One of these new companies, Connolly said, is Innovation Health Plans, a jointly-owned health plan serving Northern Virginia that was recently formed by Inova, a not-for-profit healthcare system and Aetna. The companies are embracing a "consumer-centric" technology-supported business model, said Connolly.

A March 2015 PwC report, "Healthcare reform: Five trends to watch as the Affordable Care Act turns five," includes additional details about the healthcare-related companies that have emerged since ACA implementation:

  • Twenty nine of these companies focus on telehealth (connecting patients and clinicians via technology);

  • Fifteen focus on consumer education (increasing transparency to inform health decision-making);

  • Fourteen focus on process improvement (streamlining operations to enhance efficiency and patient experience);

  • Nine focus on connecting patients and physicians with treatment and support networks;

  • Nine focus on health and wellness benefits (offering insurance services or individual wellness incentives);

  • Seven focus on model innovation (helping develop new payment and delivery models); and

  • Seven focus on analytics (collecting and processing patient health data).

NEXT: Shifting strategies

 

Shifting strategies

For health plans, one of the biggest ACA-related trends has been, and will continue to be, the shift in health insurance from "wholesale to retail," said Sandi Hunt, a principal at PwC's Health Industries Practice. "We've seen a big shift from the business-to-business model that has been prevalent for the last several decades in health insurance and a movement toward the business-to-consumer model."

Though that movement was already underway pre-ACA, it accelerated as public marketplaces developed and as employers look ahead to the "Cadillac" tax in 2018, which will place a 40% excise tax for premiums paid by insured and self-insured employers exceeding $10,200 for individual premiums or $27,500 for family premiums.

According to the March PwC report, public exchanges and the Cadillac tax have "sparked a second look at private exchanges by employers seeking cost-effectiveness, budget certainty and fewer administrative hassles."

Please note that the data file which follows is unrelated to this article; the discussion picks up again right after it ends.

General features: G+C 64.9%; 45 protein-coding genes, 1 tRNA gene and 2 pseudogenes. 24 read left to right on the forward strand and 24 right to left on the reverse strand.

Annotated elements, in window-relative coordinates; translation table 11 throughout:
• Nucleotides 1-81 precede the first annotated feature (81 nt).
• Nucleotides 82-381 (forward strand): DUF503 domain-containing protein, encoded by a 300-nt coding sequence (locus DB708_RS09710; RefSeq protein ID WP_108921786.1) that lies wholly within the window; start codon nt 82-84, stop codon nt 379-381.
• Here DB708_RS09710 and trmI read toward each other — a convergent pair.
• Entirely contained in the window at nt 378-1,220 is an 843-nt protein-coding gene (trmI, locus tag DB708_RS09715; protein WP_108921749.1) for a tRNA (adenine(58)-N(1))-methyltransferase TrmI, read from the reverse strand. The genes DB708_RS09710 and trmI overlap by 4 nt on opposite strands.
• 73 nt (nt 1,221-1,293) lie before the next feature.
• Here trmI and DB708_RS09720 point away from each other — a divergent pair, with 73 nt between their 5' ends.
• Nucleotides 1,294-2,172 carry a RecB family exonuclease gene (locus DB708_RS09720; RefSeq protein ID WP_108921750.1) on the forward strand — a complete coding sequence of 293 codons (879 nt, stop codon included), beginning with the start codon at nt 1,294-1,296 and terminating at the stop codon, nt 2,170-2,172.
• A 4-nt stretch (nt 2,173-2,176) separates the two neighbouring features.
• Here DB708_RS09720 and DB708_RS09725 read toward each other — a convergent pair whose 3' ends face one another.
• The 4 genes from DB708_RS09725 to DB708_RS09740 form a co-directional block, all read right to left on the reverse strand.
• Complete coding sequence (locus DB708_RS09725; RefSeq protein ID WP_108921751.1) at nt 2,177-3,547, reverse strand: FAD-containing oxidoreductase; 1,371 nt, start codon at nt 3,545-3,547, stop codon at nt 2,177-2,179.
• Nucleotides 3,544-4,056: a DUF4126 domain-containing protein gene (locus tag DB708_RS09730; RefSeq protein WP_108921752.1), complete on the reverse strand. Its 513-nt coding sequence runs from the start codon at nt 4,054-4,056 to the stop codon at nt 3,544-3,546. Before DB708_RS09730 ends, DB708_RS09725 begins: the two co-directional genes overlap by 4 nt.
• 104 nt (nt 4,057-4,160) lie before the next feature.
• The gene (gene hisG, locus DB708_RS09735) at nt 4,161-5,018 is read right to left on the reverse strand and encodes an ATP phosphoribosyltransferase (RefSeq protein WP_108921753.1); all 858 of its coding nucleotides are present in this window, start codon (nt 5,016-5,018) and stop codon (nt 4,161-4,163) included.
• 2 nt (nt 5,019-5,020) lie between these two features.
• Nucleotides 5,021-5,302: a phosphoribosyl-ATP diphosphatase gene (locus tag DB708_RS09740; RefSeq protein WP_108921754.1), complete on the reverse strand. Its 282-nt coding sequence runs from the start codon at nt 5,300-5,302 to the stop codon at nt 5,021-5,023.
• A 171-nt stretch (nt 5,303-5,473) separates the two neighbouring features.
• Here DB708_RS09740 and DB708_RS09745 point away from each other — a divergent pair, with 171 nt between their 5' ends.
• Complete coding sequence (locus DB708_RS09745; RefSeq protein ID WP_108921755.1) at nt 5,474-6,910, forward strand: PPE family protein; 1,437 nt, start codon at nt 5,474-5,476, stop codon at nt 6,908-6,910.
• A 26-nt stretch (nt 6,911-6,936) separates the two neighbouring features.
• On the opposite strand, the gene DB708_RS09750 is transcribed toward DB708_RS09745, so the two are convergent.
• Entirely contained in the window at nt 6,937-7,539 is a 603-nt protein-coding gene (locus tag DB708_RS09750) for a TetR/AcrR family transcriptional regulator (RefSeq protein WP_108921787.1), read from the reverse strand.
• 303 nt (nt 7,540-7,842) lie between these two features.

Many health plans are now working to refine how they deliver the "retail experience," said Hunt, adding that the health insurance marketplaces demonstrate that simply providing choice to consumers is not enough. Consumers want choice, plus information, plus convenience, she said. They want to know what care will cost, where to get care, and where to get it quickly. "Insurers are responding to that desire for information in developing tools that consumers can use," she said.

Already about 12 million people are covered by the state and federal health insurance exchanges and that number is expected to grow to roughly 25 million over the next 10 years, said Hunt. Add to that the Medicaid expansion and "Insurance carriers are really looking at what their opportunities are to expand their footprint."

States become key players 

The final trend is the growing role states are playing in health reform. They have "a huge role" in deciding what their state insurance marketplaces look like, said Hunt. Many states, she said, have elected to take a more active role in creating these marketplaces, while others have stayed on sidelines and let the federal government take the primary role.

The big state-related question now, said Hunt, is which states will participate in the Medicaid expansion. Currently 29 states and Washington, D.C., are participating; and at least six are in active conversation with CMS about participation, she said. 

Health plans need to pay close attention to the varying approaches states are taking to the exchanges and the Medicaid expansion, according to the PwC March report.

"... The law’s implementation has led to highly diverse, geographically dependent health reform experiences," the report states. "For health plans specifically, operating in multiple states means they must assess each one individually."